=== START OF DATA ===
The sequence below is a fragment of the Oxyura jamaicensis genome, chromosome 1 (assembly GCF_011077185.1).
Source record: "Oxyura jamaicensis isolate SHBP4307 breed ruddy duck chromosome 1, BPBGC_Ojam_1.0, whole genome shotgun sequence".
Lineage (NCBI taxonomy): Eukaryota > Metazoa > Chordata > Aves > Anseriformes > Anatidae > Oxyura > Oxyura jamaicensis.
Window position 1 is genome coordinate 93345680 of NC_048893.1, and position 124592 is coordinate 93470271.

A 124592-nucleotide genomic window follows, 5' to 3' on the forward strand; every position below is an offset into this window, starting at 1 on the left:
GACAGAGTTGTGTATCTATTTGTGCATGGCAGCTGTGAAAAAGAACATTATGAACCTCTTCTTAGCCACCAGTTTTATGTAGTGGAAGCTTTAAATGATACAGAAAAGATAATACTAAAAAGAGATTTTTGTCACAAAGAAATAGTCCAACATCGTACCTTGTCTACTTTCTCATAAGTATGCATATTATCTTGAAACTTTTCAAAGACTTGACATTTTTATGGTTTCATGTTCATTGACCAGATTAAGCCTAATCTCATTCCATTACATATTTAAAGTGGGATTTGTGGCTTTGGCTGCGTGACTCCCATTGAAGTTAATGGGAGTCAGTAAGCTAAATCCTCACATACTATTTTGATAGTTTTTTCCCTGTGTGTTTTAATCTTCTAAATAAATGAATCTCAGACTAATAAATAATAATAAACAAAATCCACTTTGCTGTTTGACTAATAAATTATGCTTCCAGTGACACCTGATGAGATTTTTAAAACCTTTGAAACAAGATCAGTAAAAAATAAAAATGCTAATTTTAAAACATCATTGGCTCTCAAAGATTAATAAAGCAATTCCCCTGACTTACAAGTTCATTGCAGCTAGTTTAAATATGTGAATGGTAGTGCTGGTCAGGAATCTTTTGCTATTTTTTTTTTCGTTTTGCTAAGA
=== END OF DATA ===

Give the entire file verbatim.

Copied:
The sequence below is a fragment of the Oxyura jamaicensis genome, chromosome 1 (assembly GCF_011077185.1).
Source record: "Oxyura jamaicensis isolate SHBP4307 breed ruddy duck chromosome 1, BPBGC_Ojam_1.0, whole genome shotgun sequence".
Lineage (NCBI taxonomy): Eukaryota > Metazoa > Chordata > Aves > Anseriformes > Anatidae > Oxyura > Oxyura jamaicensis.
Window position 1 is genome coordinate 93345680 of NC_048893.1, and position 124592 is coordinate 93470271.

A 124592-nucleotide genomic window follows, 5' to 3' on the forward strand; every position below is an offset into this window, starting at 1 on the left:
GACAGAGTTGTGTATCTATTTGTGCATGGCAGCTGTGAAAAAGAACATTATGAACCTCTTCTTAGCCACCAGTTTTATGTAGTGGAAGCTTTAAATGATACAGAAAAGATAATACTAAAAAGAGATTTTTGTCACAAAGAAATAGTCCAACATCGTACCTTGTCTACTTTCTCATAAGTATGCATATTATCTTGAAACTTTTCAAAGACTTGACATTTTTATGGTTTCATGTTCATTGACCAGATTAAGCCTAATCTCATTCCATTACATATTTAAAGTGGGATTTGTGGCTTTGGCTGCGTGACTCCCATTGAAGTTAATGGGAGTCAGTAAGCTAAATCCTCACATACTATTTTGATAGTTTTTTCCCTGTGTGTTTTAATCTTCTAAATAAATGAATCTCAGACTAATAAATAATAATAAACAAAATCCACTTTGCTGTTTGACTAATAAATTATGCTTCCAGTGACACCTGATGAGATTTTTAAAACCTTTGAAACAAGATCAGTAAAAAATAAAAATGCTAATTTTAAAACATCATTGGCTCTCAAAGATTAATAAAGCAATTCCCCTGACTTACAAGTTCATTGCAGCTAGTTTAAATATGTGAATGGTAGTGCTGGTCAGGAATCTTTTGCTATTTTTTTTTTCGTTTTGCTAAGA